Weekend Cinema Listomania (Special Life Upon the Wicked Stage! Edition)

on November 12, 2010 by Steve Simels

61TnOdocMEL._SL500_AA300_.jpgVideo Event of the Week: Might Universal's DVD of Scott Pilgrim VS The World, the charming update of Walter Mitty as a nerdy video gamer starring the (admittedly overexposed) Michael Cera be what we're talking about? Is Criterion's Blu-ray of Antichrist, the latest laugh riot from reliably depressing director Lars von Trier, even remotely in the running? Or -- and I think this is at least likely -- are Sony's various newly remastered versions of David Lean's still stunning The Bridge on the River Kwai actually, you know, The One(s)?

All worthy, to be sure, and I'll have more to say about the surprisingly endearing Scott Pilgrim later in the week. But for my money, and here's a real shocker, it's got to be Shout! Factory's new limited edition box set of Mystery Science Theater 3000: Volume XIX.

For my aforementioned money, actually, this is one of the strongest MST collections yet; the four films being eviscerated by Joel (Hodgson), Mike (Nelson) and the bots are among the most deserving targets the intrepid denizens of the Satellite of Love ever had. To wit: Robot Monster (yes, the one with the guy in the space helmeted gorilla suit); Devil Doll (worst killer ventriloquist's dummy ever); Devil Fish (not a sequel, but just as crummy); and the Bela Lugosi classic Bride of the Monster (trust me -- what the MST crew does to it is equally as memorable as Martin Landau's recreation in Tim Burton's Ed Wood).

Pound for pound, in fact, this is some of the most passionately funny pop culture critque ever committed to videotape; here's Shout! Factory's new trailer to give you an idea.

I should also add that Devil Doll features perhaps my all-time favorite MST wisecracking -- an exchange during the utterly inert early credit sequence, as The Great Vorelli (the Black Hole of charisma that is bearded star Bryant Haliday) drives into London:


Tom Servo: Ah, yes, England -- a land of jug-eared, chinless stomach eaters.

Crow T. Robot: Still -- they're not French. They have that going for them.

The new set, apart from featuring the de rigueur ultra-crisp transfers (these shows never looked anywhere near as good when aired by my local cable provider), comes with a nice selection of bonuses -- original theatrical trailers for all four films, an interesting interview with Devil Doll producer Richard Gordon (who's remarkably gracious about the MST3K treatment), four mini-movie posters, and (my personal favorite) a larger than expected plastic figurine of Gypsy, the resident feminist robot who runs the SOL's higher functions.

The bottom line, as I'm sure youve guessed by now, is that you can, and obviously should posthaste,  order MST3K: Volume XIX over here.

And with that out of the way, and because things will be somewhat sleepy around here for the next couple of days, here's a fun and hopefully relevant project to help us wile away the idle hours:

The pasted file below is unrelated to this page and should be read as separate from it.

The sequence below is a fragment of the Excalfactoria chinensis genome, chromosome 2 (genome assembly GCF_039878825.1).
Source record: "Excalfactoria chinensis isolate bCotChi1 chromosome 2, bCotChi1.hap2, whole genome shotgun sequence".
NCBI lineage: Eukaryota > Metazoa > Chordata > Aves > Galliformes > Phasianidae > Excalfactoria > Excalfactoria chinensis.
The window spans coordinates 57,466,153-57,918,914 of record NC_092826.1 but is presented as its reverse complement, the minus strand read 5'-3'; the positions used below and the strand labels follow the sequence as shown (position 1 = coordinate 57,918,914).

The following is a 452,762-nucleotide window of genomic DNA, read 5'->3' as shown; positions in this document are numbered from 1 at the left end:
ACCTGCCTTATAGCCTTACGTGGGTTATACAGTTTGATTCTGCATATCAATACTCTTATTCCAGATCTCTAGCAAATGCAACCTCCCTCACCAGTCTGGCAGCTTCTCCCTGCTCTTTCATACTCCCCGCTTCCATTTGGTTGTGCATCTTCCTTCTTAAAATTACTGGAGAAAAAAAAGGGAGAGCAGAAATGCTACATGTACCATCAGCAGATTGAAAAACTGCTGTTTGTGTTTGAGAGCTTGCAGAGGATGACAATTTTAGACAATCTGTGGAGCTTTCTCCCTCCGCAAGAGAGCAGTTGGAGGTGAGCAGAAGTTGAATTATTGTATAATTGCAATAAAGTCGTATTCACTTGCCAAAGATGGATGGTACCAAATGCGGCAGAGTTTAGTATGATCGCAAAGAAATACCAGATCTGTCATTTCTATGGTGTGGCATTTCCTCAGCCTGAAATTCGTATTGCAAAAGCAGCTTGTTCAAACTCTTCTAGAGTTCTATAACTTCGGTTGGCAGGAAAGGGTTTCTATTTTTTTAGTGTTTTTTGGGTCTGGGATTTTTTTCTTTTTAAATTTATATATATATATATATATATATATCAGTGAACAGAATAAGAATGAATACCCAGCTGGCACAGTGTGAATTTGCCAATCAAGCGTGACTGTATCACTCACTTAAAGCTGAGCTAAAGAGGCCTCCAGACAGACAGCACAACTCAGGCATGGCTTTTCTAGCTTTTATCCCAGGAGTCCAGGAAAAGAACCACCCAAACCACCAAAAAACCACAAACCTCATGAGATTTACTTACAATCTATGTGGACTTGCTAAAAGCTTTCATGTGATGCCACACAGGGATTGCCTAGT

Best or Worst Horror Film Whose Story Takes Place in a Backstage Show-Biz Milieu!!!

And my totally top of my head Top Five is:

5. The Phantom of the Opera (Terence Fisher, 1962)

A restrained and rather shock free retelling of the classic story, but still my favorite, thanks (mostly) to a ravishingly beautiful original score by British composer Edwin Astley, including a glorious aria for the titular Phantom's operatic treatment of Joan of Arc.

4. Screaming Mimi (Gerd Oswald, 1958)

I've written about this one before and it's still quite the damndest thing. There's a crazed psycho killer loose, and it may have something to do with Anita Ekberg, the aerodynamically unlikely exotic dancer at El Madhouse, a low dive run by an unapologetic Lesbian played by...Gypsy Rose Lee?  How any of this got past the 1958 censors remains a mystery that may never be solved.

3. Dead of Night  (Alberto Cavalcanti, Charles Crichton, Basil Dearden and Robert Hamer, 1945)   

A great movie, but in this case flagged primarily because of the Michael Redgrave/ventriloquist's dummy who may or may not be alive segment. For obvious reasons.

2. Theater of Blood (Douglas Hickox, 1973)

A crazed ham actor (Vincent Price, in the role he was born to play) is bumping off the critics who gave him bad notices, and the manner of their deaths all derive from specific scenes in the plays of Shakespeare. An absolute hoot, and an obvious influence on all sorts of subsequent films, from Someone is Killing the Great Chefs of Europe to Se7en.

And the Numero Uno most terrifying "What -- and give up show biz?" flick of all time quite obviously has to be...

1. Gypsy (Mervyn LeRoy, 1962)

Hey, I'm not kidding about this -- I saw this movie as a kid and Rosalind Russell's monstrous Mama Rose scared me and scarred me for life.

Alrighty, then -- and what would your choices be?

Tags: Bela Lugosi, Mystery Science Theater 3000, Martin Landau

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